Vail Daily column: Where the sun don’t shine
There are places where the sun don’t shine. And so you have to take it upon yourself sometimes to grab a flashlight or a mirror and direct a ray or two. In government, where the murk can often be as deep as any antediluvian cave, a little purifying light is often just the thing.
Colorado’s Sunshine Law is like that.
OK, first things first. What the Sunshine Law is not is an edict by the Legislature that, in order to promote tourism, the sun must blazon in our robin’s egg blue skies for “x” number of days each year. Although that would be a laudable endeavor, what the Sunshine Law deals with, instead, is transparency. Transparency, in fact, in government.
The Colorado Sunshine Law for open meetings informs the methods by which public meetings are conducted.
The “legislative policy” forwarding the act states this: “It is declared to be a matter of statewide concern and the policy of this state that the formation of public policy is public business and may not be conducted in secret.”
First passed in 1972 and later modified in 1996, the law provides that all meetings of two or more members of any state public body where any public business is discussed must be open to the public. Under the law, a gathering of a quorum or three or more individuals of a local body constitutes a meeting. Emailed messages discussing pending action constitutes a “meeting” and, accordingly, are subject to the law. A notable exception exists for private meetings where the discussion of public business is not the central topic.
If the law is violated, then the alleged violation may be taken to state courts to consider and resolve. The courts are granted specific jurisdiction and authority to enforce the law’s provisions and intent. If the court finds that a violation occurred, then it may award the party bringing action his attorney fees and costs.
What needs not be open to public scrutiny are: purely social gatherings; chance encounters; certain matters involving property; attorney conferences; negotiations with employee organizations; personnel matters; and student discipline.
The law treats state and local government differently in some areas. The statutes use the following definitions: “State Public Bod(ies)” include the General Assembly, governing boards of institutions of higher education including the CU Regents, state agencies, boards, commissions, etc. “Local Public Bod(ies)” include all political subdivisions of the state, such as counties, cities, home rule cities, school districts, special districts, metropolitan districts and RTD.
Public notice must be given prior to all meetings where the adoption of any proposed policy, position, resolution, rule, regulation or formal action may occur or at which a majority or quorum is expected to be in attendance. Notice must be “full and timely.”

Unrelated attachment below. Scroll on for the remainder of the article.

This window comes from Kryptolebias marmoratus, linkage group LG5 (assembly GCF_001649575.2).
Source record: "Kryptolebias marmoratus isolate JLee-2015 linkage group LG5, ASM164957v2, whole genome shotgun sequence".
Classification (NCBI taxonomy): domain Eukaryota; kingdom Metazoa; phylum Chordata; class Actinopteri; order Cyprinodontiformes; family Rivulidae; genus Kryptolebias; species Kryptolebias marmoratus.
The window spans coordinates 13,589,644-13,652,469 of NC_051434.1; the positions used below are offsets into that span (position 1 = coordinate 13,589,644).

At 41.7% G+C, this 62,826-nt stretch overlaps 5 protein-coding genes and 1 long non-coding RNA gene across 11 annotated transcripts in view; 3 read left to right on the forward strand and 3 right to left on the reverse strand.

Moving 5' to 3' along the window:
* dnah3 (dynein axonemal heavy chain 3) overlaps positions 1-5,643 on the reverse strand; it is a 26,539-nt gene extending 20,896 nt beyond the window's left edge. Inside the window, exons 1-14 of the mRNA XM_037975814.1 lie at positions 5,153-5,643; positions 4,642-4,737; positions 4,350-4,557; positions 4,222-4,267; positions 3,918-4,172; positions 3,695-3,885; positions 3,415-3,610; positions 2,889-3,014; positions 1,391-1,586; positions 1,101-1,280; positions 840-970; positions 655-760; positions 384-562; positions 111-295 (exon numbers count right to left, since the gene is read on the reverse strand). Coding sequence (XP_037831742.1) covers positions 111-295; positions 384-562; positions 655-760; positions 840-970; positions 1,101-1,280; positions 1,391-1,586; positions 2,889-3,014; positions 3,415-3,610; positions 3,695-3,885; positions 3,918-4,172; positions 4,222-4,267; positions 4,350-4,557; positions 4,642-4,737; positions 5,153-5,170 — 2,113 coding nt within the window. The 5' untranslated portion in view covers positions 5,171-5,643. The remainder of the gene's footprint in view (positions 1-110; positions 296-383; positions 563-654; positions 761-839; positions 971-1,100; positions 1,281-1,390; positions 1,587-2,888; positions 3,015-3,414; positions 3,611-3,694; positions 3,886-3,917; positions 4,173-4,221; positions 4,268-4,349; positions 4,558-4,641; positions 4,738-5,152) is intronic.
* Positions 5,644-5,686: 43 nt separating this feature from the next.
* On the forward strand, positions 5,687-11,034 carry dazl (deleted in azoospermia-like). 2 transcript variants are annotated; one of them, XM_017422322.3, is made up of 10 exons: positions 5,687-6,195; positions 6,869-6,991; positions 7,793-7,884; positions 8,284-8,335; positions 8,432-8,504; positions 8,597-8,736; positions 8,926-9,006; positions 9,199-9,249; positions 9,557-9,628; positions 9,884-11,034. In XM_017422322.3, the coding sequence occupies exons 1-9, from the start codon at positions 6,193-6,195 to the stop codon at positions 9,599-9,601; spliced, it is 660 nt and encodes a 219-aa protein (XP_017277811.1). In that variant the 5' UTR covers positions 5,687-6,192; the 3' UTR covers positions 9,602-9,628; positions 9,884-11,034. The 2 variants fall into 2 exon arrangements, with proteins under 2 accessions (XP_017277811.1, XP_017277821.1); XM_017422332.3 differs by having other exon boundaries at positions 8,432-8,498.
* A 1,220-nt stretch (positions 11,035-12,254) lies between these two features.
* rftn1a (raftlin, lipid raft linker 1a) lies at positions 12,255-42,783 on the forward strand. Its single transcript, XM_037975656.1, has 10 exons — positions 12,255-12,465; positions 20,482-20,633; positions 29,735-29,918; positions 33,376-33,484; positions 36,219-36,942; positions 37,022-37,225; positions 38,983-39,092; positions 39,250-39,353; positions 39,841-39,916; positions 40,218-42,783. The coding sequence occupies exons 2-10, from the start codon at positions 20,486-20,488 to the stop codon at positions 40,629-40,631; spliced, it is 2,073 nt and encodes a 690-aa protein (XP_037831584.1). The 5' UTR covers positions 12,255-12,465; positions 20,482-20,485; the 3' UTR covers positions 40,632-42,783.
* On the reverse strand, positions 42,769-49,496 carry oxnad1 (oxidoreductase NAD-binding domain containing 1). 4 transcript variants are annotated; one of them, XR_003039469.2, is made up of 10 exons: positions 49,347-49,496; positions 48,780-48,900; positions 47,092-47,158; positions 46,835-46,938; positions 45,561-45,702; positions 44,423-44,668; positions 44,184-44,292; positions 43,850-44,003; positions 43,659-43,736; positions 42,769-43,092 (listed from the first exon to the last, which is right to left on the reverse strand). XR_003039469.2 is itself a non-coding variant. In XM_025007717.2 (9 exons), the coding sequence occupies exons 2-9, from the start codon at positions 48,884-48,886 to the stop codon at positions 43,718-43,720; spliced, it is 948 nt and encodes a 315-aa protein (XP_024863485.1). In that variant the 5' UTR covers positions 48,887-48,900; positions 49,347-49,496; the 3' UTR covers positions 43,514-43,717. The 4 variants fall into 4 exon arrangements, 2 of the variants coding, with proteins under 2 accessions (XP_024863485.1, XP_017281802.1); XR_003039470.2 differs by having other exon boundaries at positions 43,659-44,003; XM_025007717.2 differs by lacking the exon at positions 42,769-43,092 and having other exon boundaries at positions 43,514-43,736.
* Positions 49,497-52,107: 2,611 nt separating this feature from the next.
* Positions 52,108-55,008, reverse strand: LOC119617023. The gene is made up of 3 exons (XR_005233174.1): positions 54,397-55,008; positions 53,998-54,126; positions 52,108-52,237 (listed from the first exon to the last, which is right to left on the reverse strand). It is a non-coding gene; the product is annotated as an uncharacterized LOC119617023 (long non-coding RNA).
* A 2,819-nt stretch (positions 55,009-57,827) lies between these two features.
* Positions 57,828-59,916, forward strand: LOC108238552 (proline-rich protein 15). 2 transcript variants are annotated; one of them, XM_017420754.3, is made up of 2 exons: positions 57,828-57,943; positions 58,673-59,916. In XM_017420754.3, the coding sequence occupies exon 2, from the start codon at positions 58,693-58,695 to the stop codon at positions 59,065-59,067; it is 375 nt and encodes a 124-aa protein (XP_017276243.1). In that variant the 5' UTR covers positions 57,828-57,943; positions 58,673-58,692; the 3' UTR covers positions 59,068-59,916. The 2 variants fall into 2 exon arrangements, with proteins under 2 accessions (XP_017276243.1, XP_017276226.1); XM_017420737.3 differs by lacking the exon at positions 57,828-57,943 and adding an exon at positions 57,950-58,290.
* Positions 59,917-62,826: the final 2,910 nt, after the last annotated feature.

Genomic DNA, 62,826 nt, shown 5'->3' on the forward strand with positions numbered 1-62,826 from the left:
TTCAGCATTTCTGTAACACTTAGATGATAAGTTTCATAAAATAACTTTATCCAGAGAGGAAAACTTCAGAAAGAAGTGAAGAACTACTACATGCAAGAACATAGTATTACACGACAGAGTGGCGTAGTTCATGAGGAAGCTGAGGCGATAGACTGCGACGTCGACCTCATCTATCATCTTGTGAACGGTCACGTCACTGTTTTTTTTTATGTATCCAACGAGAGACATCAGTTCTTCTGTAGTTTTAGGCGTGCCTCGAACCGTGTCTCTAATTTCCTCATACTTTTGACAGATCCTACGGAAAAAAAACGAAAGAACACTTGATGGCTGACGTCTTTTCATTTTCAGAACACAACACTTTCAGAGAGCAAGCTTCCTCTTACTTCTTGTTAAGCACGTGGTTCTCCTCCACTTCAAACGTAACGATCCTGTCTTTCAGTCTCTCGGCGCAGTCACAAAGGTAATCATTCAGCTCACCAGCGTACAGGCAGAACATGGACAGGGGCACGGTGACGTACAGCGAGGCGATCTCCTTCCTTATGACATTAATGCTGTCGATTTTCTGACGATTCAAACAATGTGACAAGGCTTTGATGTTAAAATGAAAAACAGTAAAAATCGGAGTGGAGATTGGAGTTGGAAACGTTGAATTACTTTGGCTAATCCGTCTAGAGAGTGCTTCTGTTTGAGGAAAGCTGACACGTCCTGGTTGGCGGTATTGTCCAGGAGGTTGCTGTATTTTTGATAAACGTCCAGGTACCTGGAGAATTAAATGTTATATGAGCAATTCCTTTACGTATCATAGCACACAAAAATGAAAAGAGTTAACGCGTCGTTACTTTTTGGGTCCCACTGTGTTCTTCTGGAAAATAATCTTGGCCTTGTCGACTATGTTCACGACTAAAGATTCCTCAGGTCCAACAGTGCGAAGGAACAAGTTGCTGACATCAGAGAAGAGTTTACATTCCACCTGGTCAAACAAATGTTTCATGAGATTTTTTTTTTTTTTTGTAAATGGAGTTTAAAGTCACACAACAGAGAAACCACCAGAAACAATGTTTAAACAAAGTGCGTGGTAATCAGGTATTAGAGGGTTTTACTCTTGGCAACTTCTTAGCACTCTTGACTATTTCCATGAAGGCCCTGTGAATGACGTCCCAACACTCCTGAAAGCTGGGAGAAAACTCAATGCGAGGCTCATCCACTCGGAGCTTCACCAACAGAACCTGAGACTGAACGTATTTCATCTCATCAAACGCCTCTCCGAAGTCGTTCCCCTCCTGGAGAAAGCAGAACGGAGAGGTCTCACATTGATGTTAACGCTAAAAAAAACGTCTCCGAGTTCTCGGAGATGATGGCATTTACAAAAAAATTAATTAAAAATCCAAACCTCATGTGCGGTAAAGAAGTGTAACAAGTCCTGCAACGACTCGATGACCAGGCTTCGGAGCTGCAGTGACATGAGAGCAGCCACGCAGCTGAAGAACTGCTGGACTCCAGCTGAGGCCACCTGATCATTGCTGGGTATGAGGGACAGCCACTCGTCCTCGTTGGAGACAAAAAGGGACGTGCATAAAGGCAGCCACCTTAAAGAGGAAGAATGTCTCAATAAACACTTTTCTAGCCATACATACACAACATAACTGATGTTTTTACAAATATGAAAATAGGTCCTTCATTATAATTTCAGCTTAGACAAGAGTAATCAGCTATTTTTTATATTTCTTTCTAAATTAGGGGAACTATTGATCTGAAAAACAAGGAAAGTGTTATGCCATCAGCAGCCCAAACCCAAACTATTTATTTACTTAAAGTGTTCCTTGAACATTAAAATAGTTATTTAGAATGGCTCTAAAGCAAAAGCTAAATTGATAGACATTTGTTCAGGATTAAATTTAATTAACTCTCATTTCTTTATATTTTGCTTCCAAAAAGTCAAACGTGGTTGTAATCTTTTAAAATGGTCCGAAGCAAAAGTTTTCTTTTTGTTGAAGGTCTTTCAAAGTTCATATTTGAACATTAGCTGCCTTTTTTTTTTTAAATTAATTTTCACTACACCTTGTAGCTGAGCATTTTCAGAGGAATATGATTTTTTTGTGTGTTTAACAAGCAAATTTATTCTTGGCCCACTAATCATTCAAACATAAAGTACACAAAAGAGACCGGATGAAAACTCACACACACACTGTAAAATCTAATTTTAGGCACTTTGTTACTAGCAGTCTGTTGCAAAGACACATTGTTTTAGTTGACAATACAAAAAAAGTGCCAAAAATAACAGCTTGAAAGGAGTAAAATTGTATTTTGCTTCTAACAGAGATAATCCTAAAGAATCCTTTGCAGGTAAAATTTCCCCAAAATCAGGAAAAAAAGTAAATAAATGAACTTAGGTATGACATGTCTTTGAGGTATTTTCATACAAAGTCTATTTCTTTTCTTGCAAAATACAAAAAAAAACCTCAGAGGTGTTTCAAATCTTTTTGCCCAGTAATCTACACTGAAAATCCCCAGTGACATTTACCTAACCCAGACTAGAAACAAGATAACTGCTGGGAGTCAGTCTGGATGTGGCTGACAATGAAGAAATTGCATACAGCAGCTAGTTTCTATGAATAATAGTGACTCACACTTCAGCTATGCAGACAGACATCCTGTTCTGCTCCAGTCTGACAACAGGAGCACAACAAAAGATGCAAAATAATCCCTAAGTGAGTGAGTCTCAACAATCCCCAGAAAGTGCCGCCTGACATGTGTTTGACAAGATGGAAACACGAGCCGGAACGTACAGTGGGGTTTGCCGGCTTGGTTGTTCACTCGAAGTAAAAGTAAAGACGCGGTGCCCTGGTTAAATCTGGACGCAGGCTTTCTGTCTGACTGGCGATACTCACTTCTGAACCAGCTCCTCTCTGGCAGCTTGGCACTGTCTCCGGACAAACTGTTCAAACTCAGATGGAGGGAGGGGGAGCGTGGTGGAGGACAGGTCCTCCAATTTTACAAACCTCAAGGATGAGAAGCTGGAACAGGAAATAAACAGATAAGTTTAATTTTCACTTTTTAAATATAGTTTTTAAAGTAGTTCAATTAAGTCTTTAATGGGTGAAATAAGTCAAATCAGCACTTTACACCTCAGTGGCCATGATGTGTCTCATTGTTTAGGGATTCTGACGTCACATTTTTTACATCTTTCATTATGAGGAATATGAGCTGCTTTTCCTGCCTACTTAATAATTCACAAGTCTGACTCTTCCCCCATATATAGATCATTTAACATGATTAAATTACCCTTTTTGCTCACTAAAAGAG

Minutes of all meetings must be taken and must be available to the public, however the minutes of any “executive session” must only state in general terms the substance of the matters discussed.
What is oftentimes considered “part two” of the Sunshine Law and which is, at the least, its kissin’ cousin, is the Colorado Open Records Act.
Until 1969, when the Colorado Open Records Act was formalized, the ability of a citizen to gain access to public records was at the discretion of the custodian of the records.
Under the act, however, “public records” encompass all writings that are made, maintained, kept or held by governmental and quasi-government entities in the exercise of functions required or authorized by law or administrative rule (or involving the receipt or expenditure of public funds). A record that is in the custody of an agency subject to the Colorado Open Records Act may not itself be subject to the act if it was not made, maintained or kept for a governmental function or for an official reason.
There are several clear exemptions in the act. One is correspondence that is “work product” in nature is exempt. “Work product” may be defined as the writings, notes, memoranda, reports on conversations, research, “tactics” and confidential materials which a party has developed to assist its preparation for our understanding of a matter. Work product is essentially one’s thoughts, reasoning and “homework.”
Any person may request a public record and the party so requesting is not required to state a purpose for their request. Neither is the custodian of the records allowed to ask. Criminal justice record cannot be used for solicitation of business or for monetary gain, and there are other similar restrictions.
At the discretion of the custodian, certain records may be withheld. These include: records of investigations; test or examination questions; details of research projects being conducted by the state; real estate appraisals; and motor vehicle license photographs. A custodian of records must exempt: medical data; personnel files; letters of reference; trade secrets; library records; addresses of public school children; and sexual harassment complaints under current investigation.
The point of all this is to shine a little light on government and its doings and to check potential “backroom” deals. As Supreme Court Justice Louis Brandeis once famously observed, “Sunshine is the best of disinfectants.”
Rohn K. Robbins is an attorney licensed before the bars of Colorado and California who practices in the Vail Valley with the law firm of Stevens, Littman, Biddision, Tharp and Weinberg LLC. His practice areas include business and commercial transactions, real estate and development, family law, custody, divorce and civil litigation. He may be heard on Wednesdays at 7 p.m. on KZYR radio (97.7 FM) and seen on ECOTV 18 as host of “Community Focus.” Robbins may be reached at 970-926-4461 or at either of his email addresses, email@example.com or firstname.lastname@example.org.
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